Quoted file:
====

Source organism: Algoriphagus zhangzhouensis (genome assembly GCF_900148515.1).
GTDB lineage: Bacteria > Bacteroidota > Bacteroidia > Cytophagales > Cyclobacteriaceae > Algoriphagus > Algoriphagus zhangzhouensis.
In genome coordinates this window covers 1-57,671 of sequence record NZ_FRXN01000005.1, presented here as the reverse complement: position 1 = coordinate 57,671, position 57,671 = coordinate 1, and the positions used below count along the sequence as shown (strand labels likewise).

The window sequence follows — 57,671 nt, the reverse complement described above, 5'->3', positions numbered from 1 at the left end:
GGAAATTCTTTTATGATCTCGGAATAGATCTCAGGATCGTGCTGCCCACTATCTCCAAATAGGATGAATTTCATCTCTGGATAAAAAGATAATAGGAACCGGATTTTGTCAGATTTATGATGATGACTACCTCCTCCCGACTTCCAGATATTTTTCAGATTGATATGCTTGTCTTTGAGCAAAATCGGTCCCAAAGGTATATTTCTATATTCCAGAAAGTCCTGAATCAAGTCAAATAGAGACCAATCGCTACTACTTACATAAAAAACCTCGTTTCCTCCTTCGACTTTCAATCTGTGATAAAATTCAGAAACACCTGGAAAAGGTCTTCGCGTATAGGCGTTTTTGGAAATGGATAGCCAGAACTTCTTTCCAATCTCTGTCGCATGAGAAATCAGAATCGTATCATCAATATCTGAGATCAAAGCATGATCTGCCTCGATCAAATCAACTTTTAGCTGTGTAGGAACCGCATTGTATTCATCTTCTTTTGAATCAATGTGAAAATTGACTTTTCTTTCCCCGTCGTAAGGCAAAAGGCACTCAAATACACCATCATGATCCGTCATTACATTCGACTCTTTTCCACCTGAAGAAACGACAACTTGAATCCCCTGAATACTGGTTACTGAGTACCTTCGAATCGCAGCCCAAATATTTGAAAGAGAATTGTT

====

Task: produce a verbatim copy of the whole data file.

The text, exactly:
Source organism: Algoriphagus zhangzhouensis (genome assembly GCF_900148515.1).
GTDB lineage: Bacteria > Bacteroidota > Bacteroidia > Cytophagales > Cyclobacteriaceae > Algoriphagus > Algoriphagus zhangzhouensis.
In genome coordinates this window covers 1-57,671 of sequence record NZ_FRXN01000005.1, presented here as the reverse complement: position 1 = coordinate 57,671, position 57,671 = coordinate 1, and the positions used below count along the sequence as shown (strand labels likewise).

The window sequence follows — 57,671 nt, the reverse complement described above, 5'->3', positions numbered from 1 at the left end:
GGAAATTCTTTTATGATCTCGGAATAGATCTCAGGATCGTGCTGCCCACTATCTCCAAATAGGATGAATTTCATCTCTGGATAAAAAGATAATAGGAACCGGATTTTGTCAGATTTATGATGATGACTACCTCCTCCCGACTTCCAGATATTTTTCAGATTGATATGCTTGTCTTTGAGCAAAATCGGTCCCAAAGGTATATTTCTATATTCCAGAAAGTCCTGAATCAAGTCAAATAGAGACCAATCGCTACTACTTACATAAAAAACCTCGTTTCCTCCTTCGACTTTCAATCTGTGATAAAATTCAGAAACACCTGGAAAAGGTCTTCGCGTATAGGCGTTTTTGGAAATGGATAGCCAGAACTTCTTTCCAATCTCTGTCGCATGAGAAATCAGAATCGTATCATCAATATCTGAGATCAAAGCATGATCTGCCTCGATCAAATCAACTTTTAGCTGTGTAGGAACCGCATTGTATTCATCTTCTTTTGAATCAATGTGAAAATTGACTTTTCTTTCCCCGTCGTAAGGCAAAAGGCACTCAAATACACCATCATGATCCGTCATTACATTCGACTCTTTTCCACCTGAAGAAACGACAACTTGAATCCCCTGAATACTGGTTACTGAGTACCTTCGAATCGCAGCCCAAATATTTGAAAGAGAATTGTT